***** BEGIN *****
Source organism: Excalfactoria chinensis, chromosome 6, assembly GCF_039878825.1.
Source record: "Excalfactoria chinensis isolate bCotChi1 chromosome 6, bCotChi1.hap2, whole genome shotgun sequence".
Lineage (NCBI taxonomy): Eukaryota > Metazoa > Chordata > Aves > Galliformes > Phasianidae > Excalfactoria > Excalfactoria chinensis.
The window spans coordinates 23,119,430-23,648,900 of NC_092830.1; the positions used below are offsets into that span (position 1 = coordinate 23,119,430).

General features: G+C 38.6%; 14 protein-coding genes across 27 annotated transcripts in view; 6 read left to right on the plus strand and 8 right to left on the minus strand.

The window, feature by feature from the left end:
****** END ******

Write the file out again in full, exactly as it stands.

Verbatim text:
Source organism: Excalfactoria chinensis, chromosome 6, assembly GCF_039878825.1.
Source record: "Excalfactoria chinensis isolate bCotChi1 chromosome 6, bCotChi1.hap2, whole genome shotgun sequence".
Lineage (NCBI taxonomy): Eukaryota > Metazoa > Chordata > Aves > Galliformes > Phasianidae > Excalfactoria > Excalfactoria chinensis.
The window spans coordinates 23,119,430-23,648,900 of NC_092830.1; the positions used below are offsets into that span (position 1 = coordinate 23,119,430).

General features: G+C 38.6%; 14 protein-coding genes across 27 annotated transcripts in view; 6 read left to right on the plus strand and 8 right to left on the minus strand.

The window, feature by feature from the left end: